Not for the first time, I have been struck how true to life was Victor Meldrew from One Foot in the Grave. That capacity to become involved in some horrific comedy of errors seems to increase as my life goes on. Perhaps people gain too much experience of the world so that their reaction to something said has too many potential permutations with which to toy. Whatever it is, I had an example of it in Chambers only this morning. I had descended into the bowels of our building to work in our library whilst an electrician tried to repair the heating unit in my room.
The library used to be a busy place. Tenants and pupils regaling each other after court with their war stories of the day’s battles before Mr Justice Ice, His Honour Judge Moan, or the lay bench at Camberwell Magistrates’ Court. That ill-fated hunt for a volume of the Criminal Appeal Reports, knowing in your heart that there will be only one missing volume in the entire collection – the one for which you are searching. Then, it would likely have been taken by Gabriel Gollange QC, who had a legal collection to rival the Temple libraries housed in the boot of his Jaguar. Alternatively, just as your fingers forced a space between tightly packed books to the location where ‘your’ volume should have been, there would be a little piece of paper reading ‘gone for re-binding’.
Now, the library is as empty as a rural church: everyone can access authorities online. I do, however, miss the stories. It was fun to laugh at someone’s incredibly stupid mistake in court and, at the same time, make a mental note not to do the same thing, which you had only just learned was wrong, yourself.
As I settled down to type a rude memo to Chambers about constantly leaving lights on at night in the building, I noticed Frank Delaney reading something in the corner of the room. Frank is a down-to-earth Midlander of Irish descent who never minces his words in court. His father had been a shop steward in a car factory. Frank went to a rough secondary school and was the only boy in living memory from that academy who had gone to Cambridge.
‘Gosh!’ he said. ‘Fancy that! Gosh!’ ‘Gosh’ seemed an incongruent word for Frank to utter, just like his saying ‘super’ or my using ‘cool’. I looked up and we exchanged a glance. ‘Gosh!’ he said again and as if in explanation: ‘It’s been overturned.’ ‘What has been overturned?’ I enquired. ‘Gosh!’ he said for the umpteenth time. He then slid a copy of The Times across the desk. He had, unusually, been reading a Law Report – called ‘Ivey’ versus something.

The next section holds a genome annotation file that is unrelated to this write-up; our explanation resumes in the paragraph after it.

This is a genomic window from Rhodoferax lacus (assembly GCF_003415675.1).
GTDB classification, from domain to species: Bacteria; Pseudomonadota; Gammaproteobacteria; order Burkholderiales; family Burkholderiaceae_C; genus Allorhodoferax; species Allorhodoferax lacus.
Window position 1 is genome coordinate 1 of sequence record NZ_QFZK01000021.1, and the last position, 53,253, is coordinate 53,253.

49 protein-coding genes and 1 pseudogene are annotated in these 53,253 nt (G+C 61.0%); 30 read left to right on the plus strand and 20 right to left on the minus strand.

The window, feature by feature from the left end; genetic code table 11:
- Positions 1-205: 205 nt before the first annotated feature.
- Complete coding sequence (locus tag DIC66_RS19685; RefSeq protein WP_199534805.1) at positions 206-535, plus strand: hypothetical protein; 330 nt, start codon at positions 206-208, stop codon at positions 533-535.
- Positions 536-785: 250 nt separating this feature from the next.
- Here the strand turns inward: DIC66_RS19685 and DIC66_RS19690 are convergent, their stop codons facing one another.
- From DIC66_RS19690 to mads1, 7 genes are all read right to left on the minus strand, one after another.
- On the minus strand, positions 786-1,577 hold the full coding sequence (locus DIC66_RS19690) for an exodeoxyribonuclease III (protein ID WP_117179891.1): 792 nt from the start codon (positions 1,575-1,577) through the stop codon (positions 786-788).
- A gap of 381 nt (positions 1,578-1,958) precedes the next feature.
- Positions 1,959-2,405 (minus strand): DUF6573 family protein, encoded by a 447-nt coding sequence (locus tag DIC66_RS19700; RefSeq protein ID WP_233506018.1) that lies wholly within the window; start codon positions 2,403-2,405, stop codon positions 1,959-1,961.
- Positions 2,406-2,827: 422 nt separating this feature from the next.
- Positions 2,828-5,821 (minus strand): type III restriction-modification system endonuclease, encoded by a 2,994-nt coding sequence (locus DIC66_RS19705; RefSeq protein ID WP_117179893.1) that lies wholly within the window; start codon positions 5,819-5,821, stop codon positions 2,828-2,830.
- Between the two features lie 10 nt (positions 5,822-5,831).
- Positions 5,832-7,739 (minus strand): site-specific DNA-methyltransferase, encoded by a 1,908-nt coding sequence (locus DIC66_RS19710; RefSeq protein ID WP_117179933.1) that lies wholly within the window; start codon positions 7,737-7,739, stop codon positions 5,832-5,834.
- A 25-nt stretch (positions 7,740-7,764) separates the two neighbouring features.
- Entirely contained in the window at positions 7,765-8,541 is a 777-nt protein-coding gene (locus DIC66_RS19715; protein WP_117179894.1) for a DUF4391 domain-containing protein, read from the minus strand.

As my eyes fell on it, I realised for the first time that he hadn’t been saying ‘gosh’ at all. He had been talking about a case called ‘Ghosh’ and pronouncing it with a short ‘o’. Like all criminal practitioners, I knew all about ‘Ghosh’ with a long ‘o’. Knew all about it and never entirely understood it. When directing juries on dishonesty there was the obvious test: on the facts as the jury find them to be, and taking into account what it can be proved the defendant thought them to be, was the defendant dishonest by the standards of ordinary decent people? So far, so good.
Then the lawyers got going. What if a defendant, notwithstanding he was guilty under the first test, genuinely did not believe or realise that what he had done, although dishonest by the standards of ordinary decent people, was, in fact, dishonest? ‘Ghosh’ seemed to decide, that if this was the case, he was Not Guilty. The only fly in the ointment is that the standards of ordinary decent people the jury has to apply are likely, for obvious reasons, to be their own standards, which makes the defence a touch unattractive.
Anyway, the long and short of this ‘Ivey’ case was that the Supreme Court had now decided that we have got it all wrong for the last 35 years and there was no, in their words ‘warped’, ‘Ghosh’ defence at all and, although this part of the judgment is obiter, the fact that their Lordships have now cast an Olympian eye upon the legal meanderings of mere mortals in the criminal justice system is likely to prove conclusive.
Guy Fawkes’ Day, 2017:
‘I still don’t understand what a sea god would be doing in Atlanta.’ Leo snorted: ‘What’s a wine god doing in Kansas? Gods are weird.’
– Rick Riordan, The Mark of Athena